LOS ANGELES — It’s been 13 months since USC and UCLA stunned the college football world and announced their intention to leave the Pac-12 and join the Big Ten in 2024.
That move was spurred by Texas and Oklahoma’s decision to leave the Big 12 for the SEC a year earlier and has sparked the latest round of realignment.
The Pac-12 is on its deathbed. Colorado has already left the conference to return to the Big 12. Arizona and Arizona State might join the Buffaloes soon. And the Big Ten is already exploring the possibility of adding Oregon and Washington to expand its West Coast offerings beyond Los Angeles.
There’s been some question about how USC would feel about the Big Ten adding Oregon. Speculation on social media and elsewhere is that USC opposed the addition of Oregon when it decided to join the league.
While it’s unlikely USC would roll out a welcome mat for Oregon if/when it joins the Big Ten, sources who were involved in the process told The Athletic that it wasn’t really a significant topic of conversation with the Big Ten when USC decided to join the league.
Now, did USC value a competitive advantage against its fiercest recruiting rival? Absolutely. The Trojans would have benefitted from playing on a grand stage in the Big Ten, one of the sport’s two super conferences, while the Ducks remained in some watered-down version of the Pac-12.
That was mostly viewed as an added benefit to joining the Big Ten, along with the obvious ones such as more television revenue, better time slots for games and more high-profile conference matchups. But it’s not as though demands were made or that it was something that was discussed much with the Big Ten.
And the addition of Oregon (and Washington) to the Big Ten has always seemed like an inevitability anyway. The surprise is it’s happening this soon.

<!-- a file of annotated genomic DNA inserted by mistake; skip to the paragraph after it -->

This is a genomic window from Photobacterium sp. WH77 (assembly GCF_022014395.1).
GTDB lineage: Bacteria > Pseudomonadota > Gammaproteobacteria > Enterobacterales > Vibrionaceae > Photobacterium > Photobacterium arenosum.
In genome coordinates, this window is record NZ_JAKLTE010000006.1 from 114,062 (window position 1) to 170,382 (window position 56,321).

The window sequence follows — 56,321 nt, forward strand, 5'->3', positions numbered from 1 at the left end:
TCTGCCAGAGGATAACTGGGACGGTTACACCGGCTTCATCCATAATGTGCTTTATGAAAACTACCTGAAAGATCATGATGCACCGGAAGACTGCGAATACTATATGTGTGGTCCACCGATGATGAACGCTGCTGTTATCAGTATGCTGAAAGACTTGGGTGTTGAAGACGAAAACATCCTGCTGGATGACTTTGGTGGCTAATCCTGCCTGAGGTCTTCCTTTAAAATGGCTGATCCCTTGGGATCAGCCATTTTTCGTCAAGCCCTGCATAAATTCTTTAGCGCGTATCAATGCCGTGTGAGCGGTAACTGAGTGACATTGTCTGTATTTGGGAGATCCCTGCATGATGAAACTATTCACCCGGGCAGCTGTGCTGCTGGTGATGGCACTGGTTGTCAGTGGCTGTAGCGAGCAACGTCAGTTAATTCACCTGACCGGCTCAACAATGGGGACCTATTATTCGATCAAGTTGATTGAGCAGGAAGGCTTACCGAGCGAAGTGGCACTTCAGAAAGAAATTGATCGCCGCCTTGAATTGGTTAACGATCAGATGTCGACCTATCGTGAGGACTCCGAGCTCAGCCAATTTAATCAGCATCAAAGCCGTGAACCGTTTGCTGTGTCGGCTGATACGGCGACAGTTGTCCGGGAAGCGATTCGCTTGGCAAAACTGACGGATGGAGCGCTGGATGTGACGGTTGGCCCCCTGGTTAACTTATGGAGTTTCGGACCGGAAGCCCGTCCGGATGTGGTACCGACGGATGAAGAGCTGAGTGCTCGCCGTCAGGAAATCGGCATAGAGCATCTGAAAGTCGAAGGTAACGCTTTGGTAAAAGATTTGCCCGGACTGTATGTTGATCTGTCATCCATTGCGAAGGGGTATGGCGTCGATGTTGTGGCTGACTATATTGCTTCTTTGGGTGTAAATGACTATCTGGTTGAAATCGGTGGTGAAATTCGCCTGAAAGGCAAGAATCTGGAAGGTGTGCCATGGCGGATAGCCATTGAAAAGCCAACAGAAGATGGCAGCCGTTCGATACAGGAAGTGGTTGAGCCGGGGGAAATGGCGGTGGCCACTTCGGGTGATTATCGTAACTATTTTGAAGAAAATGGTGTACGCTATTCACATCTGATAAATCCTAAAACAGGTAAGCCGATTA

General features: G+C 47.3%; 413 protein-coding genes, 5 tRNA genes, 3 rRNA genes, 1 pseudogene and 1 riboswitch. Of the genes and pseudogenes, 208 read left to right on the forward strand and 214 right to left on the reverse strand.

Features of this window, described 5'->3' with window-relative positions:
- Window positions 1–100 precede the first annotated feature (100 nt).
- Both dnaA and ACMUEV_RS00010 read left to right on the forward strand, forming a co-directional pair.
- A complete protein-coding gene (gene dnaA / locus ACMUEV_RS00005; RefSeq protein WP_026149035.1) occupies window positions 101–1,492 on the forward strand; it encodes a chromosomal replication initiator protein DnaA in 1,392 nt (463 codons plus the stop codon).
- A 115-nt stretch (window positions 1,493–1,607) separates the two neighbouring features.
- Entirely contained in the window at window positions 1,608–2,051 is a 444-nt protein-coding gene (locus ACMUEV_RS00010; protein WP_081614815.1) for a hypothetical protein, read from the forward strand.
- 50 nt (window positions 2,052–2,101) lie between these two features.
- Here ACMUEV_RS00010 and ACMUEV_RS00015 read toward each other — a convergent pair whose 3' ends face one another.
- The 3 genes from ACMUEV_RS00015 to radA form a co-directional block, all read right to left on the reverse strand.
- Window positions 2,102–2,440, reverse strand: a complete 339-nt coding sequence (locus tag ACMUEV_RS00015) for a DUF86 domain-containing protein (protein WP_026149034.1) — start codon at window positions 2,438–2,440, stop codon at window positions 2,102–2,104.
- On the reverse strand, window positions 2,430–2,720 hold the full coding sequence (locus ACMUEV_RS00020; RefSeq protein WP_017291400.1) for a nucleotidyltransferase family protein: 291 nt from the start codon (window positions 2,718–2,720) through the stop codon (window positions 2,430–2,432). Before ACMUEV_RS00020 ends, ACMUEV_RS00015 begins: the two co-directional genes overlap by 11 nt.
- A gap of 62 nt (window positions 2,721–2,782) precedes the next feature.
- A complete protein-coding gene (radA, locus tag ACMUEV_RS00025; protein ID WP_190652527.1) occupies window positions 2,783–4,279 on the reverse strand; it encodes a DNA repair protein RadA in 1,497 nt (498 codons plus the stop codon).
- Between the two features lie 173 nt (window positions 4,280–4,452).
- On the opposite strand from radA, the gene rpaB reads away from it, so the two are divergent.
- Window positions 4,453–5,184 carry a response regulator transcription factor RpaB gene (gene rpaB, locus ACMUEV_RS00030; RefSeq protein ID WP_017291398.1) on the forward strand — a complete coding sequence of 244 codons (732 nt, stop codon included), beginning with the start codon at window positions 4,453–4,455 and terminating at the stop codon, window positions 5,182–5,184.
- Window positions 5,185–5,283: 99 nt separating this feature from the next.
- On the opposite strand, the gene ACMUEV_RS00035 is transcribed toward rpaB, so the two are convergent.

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Oregon’s brand is well-established now. The Ducks started to create a presence in Southern California more than 20 years ago, and they certainly possess a significant one in the region now, much to the chagrin of the USC fan base.
In the 2023 recruiting cycle, Oregon signed three of Southern California’s top recruits: four-star defensive lineman Matayo Uiagalelei and four-star corners Rodrick Pleasant and Daylen Austin.
Lincoln Riley took over USC in late November 2021, and Dan Lanning landed at Oregon a few weeks later. The two coaching staffs have gone head-to-head in several high-profile recruiting battles since.
Oregon beat out USC for Uiagalelei and Pleasant, and the Ducks pulled off a late surprise when they edged the Trojans for five-star offensive lineman Josh Conerly Jr. during the 2022 recruiting cycle.
USC recently won a battle against Oregon for Class of 2024 four-star receiver Ryan Pellum, and the two programs are competing for top-100 cornerback Dakoda Fields, who is currently committed to the Trojans but just took a visit to Eugene last weekend.
— Ryan Pellum (@ryan_pellum) June 29, 2023
No school in the Pac-12 has benefited more from USC’s down times than the Ducks, whether that was in the early-2000s before Pete Carroll got things going in Los Angeles or in the 2010s when USC’s program was rattled by sanctions and later couldn’t get out of its own way.
That came to a head in the 2019 and 2020 recruiting cycles. In the Class of 2019, the Ducks went into SoCal and signed five-star defensive lineman Kayvon Thibodeaux, who was the No. 2 prospect in the country and didn’t even really consider the Trojans. Thibodeaux won two Pac-12 titles while at Oregon and was named the MVP of the Ducks’ 2020 Pac-12 title game win over USC.
In the 2020 cycle, Oregon signed five-star linebacker Justin Flowe, who was the No. 6 player in the country. Flowe didn’t make a significant impact at Oregon and has since transferred to Arizona, but his decision to sign with the Ducks was a massive symbolic loss for a USC program that was struggling mightily to keep Southern California’s best players home.
Riley has USC headed in the right direction and has done a good job getting the program’s recruiting back in order, but Oregon still remains a thorn in the Trojans’ side as a result of some of those aforementioned battles.
So even though there was the possibility of USC leaving Oregon behind, it would’ve been difficult to keep the Ducks completely out of the Southern California recruiting landscape. Oregon has recruited the region well over two decades and under several different head coaches.
And now it appears increasingly likely that the recruiting battles between the two programs will move from one conference to another.
(Photo of Kayvon Thibodeaux: Jordon Kelly / Icon Sportswire via Getty Images)